Life in the band

When some people think of high school, the first thing that comes to their mind is studies. But when you’re in a band, it’s kind of hard to maintain those studies, especially since you have practice almost everyday, rallies, home games to attend, and competition.

Hardships and Obstacles

Not only do band members have to maintain their grades and also keep up with the newest sheet music, but the band director, Dana Campfield, also has things to maintain as well. She has to maintain all of the instruments, make sure that everything is cleaned up and put away correctly, and also make sure that the mini library is in order.

The field shows start in May but band must practice ahead of time in April of the prior year.

I have planning meetings with people who know marching band to come up with drill ideas and visual ideas,” said Campfield. “A lot of design work happens in rehearsals as well. I want the students to really know the show so that they can perform at a high level so that is why I start so early.

The easy part about band is the actual rehearsal time, yet the hardest part is actually making sure that the show looks amazing.

The band has a hornline, a drumline, and a colorguard and they all have to work separately but then join together to make a cohesive show,” said Campfield.

Assistant Drum Major, Julian Perez, 12, also has some input about the hardest and easiest part about band.

Easiest part is learning the sets and songs. Hardest part is making the best out of what you have while putting on one heck of a show” he said.

Positions in Band

San Bernardino High School Band’s Colorguard of 2019-2020. *from left to right* Marissa Hadley, Priscilla Ramirez, Leilani Goolsby, and Kimberly Morales.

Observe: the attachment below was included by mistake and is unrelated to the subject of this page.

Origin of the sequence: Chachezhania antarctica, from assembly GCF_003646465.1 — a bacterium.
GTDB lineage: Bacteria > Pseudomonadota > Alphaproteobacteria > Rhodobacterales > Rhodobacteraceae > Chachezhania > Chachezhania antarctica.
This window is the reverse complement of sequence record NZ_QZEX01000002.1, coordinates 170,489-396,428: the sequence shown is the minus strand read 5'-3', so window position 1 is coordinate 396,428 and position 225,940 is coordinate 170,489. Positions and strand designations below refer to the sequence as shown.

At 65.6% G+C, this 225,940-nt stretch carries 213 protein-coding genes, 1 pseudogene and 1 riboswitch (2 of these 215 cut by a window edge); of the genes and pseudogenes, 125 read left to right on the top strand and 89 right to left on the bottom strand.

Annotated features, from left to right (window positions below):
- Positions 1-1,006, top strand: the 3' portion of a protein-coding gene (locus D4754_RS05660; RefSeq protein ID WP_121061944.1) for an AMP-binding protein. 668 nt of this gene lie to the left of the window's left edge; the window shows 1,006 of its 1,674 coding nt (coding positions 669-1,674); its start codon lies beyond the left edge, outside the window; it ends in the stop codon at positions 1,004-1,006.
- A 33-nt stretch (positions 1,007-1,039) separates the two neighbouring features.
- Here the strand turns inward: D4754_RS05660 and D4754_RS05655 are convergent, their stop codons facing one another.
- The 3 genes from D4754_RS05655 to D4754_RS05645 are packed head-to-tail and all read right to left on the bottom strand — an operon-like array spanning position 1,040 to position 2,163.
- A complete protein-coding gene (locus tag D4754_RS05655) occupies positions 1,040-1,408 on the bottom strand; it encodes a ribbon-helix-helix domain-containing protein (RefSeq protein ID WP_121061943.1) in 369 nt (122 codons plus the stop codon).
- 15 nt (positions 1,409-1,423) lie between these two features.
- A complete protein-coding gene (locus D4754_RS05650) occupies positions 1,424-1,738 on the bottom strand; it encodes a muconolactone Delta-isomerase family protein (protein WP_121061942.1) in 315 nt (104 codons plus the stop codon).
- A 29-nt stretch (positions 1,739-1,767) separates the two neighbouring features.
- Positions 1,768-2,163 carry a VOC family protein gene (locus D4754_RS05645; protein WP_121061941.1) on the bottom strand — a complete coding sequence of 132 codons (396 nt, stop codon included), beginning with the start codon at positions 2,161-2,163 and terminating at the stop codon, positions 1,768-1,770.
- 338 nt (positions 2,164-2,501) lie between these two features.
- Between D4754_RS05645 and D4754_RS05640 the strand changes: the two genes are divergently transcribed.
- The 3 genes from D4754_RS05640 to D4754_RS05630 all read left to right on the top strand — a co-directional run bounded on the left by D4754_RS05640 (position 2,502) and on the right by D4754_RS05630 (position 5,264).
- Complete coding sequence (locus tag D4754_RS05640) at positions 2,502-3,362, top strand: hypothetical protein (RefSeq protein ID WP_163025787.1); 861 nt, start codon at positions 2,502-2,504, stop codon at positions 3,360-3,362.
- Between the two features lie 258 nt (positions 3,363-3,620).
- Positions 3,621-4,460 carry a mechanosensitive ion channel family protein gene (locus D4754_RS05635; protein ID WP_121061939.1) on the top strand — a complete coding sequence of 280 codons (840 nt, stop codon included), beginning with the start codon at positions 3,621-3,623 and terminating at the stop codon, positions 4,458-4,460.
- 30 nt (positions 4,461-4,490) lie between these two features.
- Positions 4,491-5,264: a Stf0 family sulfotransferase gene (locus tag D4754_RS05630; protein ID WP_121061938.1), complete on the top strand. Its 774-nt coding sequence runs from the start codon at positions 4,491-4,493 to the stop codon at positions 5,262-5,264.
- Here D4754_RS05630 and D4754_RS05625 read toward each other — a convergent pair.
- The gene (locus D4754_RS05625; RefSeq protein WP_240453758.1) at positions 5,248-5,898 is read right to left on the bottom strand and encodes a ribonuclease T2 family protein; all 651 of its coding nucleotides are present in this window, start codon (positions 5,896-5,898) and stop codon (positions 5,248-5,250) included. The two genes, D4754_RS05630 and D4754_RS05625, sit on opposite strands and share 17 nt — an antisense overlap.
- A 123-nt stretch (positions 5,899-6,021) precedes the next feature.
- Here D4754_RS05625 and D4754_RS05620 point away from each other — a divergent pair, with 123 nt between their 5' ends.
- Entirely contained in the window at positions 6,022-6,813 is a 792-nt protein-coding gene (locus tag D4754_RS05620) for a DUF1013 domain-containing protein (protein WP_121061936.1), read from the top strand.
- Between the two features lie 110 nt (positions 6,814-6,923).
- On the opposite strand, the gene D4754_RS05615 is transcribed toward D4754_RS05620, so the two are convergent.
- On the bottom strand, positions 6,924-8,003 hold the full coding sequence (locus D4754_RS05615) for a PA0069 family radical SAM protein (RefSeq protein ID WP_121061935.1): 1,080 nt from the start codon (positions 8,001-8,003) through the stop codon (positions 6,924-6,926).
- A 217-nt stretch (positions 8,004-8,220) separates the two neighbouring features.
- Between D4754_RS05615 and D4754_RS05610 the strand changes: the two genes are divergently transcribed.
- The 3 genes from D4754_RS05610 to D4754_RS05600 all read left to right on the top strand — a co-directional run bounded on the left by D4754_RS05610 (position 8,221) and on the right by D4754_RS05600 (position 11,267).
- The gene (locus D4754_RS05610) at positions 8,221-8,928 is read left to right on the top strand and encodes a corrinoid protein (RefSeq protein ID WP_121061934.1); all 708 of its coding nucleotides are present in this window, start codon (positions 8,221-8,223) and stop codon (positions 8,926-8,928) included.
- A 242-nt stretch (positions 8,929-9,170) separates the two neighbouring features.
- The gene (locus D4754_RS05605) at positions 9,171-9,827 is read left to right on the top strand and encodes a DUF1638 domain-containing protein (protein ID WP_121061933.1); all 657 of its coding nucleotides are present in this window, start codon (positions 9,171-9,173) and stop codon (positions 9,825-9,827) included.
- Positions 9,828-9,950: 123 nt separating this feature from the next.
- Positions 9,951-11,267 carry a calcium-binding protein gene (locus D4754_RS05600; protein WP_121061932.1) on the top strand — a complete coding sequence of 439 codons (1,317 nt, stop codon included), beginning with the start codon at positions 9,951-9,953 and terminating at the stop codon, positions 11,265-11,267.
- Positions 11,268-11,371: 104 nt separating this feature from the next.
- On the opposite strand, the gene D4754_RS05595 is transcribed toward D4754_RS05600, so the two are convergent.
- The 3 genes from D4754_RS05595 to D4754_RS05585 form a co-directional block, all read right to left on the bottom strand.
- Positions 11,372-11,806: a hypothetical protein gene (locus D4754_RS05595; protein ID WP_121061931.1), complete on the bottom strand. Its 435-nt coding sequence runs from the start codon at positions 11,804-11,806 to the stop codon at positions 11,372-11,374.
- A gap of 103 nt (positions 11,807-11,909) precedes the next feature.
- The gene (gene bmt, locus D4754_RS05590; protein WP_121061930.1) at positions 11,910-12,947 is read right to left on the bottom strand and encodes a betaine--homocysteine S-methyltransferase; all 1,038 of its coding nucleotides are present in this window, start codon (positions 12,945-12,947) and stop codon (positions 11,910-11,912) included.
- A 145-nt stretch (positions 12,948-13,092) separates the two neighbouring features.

Just like any other regular sports, band also has captains who have a lot of responsibility to make sure that band is running smoothly. The four important roles in band are Drum Major, Assistant Drum Major, Color Guard Captain, and Drum Captain. Section leaders in band is also a thing as well. All of these important positions in band requires a lot of experience and you must know what you’re doing.

Perez was interviewed and asked about how he achieved his position.

He said, “It was a very hard and… dangerous task, we had to practice constantly on and off field like conducting, we had to do sets, we had to do different voice commands to the band and it took awhile to get here but I’m finally here now.

Performances and Competition

San Bernardino High School’s marching band competes a lot. Their most recent competitions were at Canyon Springs High School in Moreno Valley and at Simi Valley High School in Simi Valley. Each band member works very hard to input their best performance.

Advice and Offers

Both Perez and Campfield were asked for the best advice they can give to incoming freshmen or anyone who wants to join band.

Campfield said, “If they would like to join, tell me or one of the band students so that we can start training you. It does take a lot of practice but you will end up liking that and you feel really accomplished once you can play what you want. We go on trips together also and the band generally has a really good time together.

Perez said, “Just come and join band like it’s a new experience I’m telling you like there’s people that have changed over the years because of band like they found out new experiences and they became better people not spiritually but mentally like you can do different things in band…

Perez was also asked about what band offers students and how it helps them not only better themselves, but their community as well.

Well what we can offer to kids such as new freshmen or- new kids we can offer discipline, we can offer anger management basically where we can teach them discipline on another level instead of the normal marching slash military level. We can also teach the young freshmen or new kids coming into the class about music in a whole different way in a spiritual more loving and we can teach them brotherhood and sisterhood.


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